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I’m not sure I believe Peugeot’s claim for the kerb weight of this 308 (1080kg) but it certainly accelerates like it’s light. Even though its torque advantage looks slight on paper and it has one less intermediate gear ratio than its opponents, the 308 fairly zips through the meat of its rev range. It feels like a car with the energetic, frothy performance that a keen driver would hope for from a three-cylinder petrol turbo engine. As a bar for the Civic to reach for and the Autocar faithful to respond to, that’s one of absolutely the right sort.

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If only the 308 had better-judged ride and handling and sweeter controls, I suspect it’d make the conclusion of this test very difficult to write. But Peugeot’s mid-sized hatchback doesn’t quite deliver for the enthusiast in the way it first promises to. Its long-striding, longtravel suspension makes for an often noisy, under-damped ride as the road surface deteriorates. The 308 corners neatly enough but steers with too much directness and too little weight and feedback to allow you to place the car with much confidence. Body control is reasonable, but the suspension doesn’t keep the body sufficiently level, or work the tyres sufficiently hard, to generate the handling response that side-platesized steering wheel would need in order to really earn a place on the car. And so, after a promising start, the 308 ends up a jumble of likeable and not so likeable constituent parts. Rorty if unrefined, and engaging to drive albeit in only a slightly contrived and short-lived way, it’s the first of our trio to fall.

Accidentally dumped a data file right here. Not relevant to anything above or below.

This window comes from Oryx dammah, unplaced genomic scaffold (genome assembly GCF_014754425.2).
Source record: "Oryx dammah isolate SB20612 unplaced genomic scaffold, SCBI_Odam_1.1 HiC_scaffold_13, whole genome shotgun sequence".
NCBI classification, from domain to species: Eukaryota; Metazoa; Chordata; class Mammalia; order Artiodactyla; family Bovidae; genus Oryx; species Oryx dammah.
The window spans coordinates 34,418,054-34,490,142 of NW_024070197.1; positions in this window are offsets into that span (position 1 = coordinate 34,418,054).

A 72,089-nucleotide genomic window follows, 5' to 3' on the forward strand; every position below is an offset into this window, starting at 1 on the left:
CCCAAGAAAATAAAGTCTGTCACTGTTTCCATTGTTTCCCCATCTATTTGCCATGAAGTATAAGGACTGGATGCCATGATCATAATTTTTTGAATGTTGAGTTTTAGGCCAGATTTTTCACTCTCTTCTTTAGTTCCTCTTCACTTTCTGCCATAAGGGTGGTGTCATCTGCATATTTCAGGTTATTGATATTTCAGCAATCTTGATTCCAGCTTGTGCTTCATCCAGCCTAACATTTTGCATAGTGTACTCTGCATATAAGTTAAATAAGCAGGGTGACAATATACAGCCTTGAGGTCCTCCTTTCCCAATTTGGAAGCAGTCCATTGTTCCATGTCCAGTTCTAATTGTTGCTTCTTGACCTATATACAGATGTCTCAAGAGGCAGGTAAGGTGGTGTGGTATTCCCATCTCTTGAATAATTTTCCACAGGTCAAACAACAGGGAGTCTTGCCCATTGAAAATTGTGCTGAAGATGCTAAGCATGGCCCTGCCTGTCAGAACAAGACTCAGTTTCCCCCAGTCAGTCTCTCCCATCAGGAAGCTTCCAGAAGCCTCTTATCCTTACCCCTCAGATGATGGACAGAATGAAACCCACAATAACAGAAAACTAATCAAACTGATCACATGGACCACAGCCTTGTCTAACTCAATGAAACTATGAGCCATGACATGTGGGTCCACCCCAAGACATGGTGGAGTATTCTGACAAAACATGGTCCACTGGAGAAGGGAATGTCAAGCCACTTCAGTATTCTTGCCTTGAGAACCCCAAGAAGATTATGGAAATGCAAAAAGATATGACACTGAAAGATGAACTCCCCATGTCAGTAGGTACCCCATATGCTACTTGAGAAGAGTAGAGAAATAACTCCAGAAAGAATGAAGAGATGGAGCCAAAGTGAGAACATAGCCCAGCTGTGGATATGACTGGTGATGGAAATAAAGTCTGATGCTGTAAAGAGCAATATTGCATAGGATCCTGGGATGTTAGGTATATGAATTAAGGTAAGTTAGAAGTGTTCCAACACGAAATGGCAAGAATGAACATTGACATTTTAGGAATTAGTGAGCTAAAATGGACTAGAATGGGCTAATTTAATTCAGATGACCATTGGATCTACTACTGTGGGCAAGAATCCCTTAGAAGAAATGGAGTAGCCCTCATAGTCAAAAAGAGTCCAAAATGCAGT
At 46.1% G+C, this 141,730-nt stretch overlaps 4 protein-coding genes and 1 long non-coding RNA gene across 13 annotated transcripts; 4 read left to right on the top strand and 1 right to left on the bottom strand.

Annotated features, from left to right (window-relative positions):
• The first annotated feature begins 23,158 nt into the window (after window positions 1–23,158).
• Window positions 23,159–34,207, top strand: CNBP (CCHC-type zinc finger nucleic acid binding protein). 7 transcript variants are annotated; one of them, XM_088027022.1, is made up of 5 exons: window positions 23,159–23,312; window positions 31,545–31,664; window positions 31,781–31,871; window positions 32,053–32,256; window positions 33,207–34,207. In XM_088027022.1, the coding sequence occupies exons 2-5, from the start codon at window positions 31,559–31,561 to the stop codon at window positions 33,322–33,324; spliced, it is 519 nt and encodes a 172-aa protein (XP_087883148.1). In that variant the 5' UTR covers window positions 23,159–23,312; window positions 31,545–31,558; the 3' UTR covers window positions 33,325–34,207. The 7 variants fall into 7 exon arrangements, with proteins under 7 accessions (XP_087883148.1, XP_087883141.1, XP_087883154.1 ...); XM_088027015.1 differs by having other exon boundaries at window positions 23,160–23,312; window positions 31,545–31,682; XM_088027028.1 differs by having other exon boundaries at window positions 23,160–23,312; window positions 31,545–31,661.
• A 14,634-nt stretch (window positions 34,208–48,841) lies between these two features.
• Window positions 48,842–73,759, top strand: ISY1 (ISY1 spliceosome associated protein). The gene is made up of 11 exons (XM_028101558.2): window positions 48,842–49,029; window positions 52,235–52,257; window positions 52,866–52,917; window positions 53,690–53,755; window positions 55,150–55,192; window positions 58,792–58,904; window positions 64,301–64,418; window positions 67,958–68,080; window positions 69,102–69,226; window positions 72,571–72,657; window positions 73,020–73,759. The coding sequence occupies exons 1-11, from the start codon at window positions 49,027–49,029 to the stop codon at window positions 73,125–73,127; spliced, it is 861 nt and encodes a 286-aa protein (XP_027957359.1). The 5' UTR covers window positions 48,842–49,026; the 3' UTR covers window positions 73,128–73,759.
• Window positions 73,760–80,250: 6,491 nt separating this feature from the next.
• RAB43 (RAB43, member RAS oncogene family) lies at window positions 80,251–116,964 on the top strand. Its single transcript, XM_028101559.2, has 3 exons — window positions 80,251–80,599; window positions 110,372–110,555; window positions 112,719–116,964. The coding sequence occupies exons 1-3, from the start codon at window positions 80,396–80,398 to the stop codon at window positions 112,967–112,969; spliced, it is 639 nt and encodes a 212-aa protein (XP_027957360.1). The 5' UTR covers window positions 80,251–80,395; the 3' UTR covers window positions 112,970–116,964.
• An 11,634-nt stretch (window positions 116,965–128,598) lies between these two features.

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The Honda’s engine doesn’t have quite the same torquey sense of thrust as the Peugeot’s, but it does one thing much better than its French opposite number, and better even than the Golf: it’s remarkably quiet and smooth. It revs with some freedom and urgency, too, as that peak power output would suggest, although it seldom makes the Civic feel very sporty.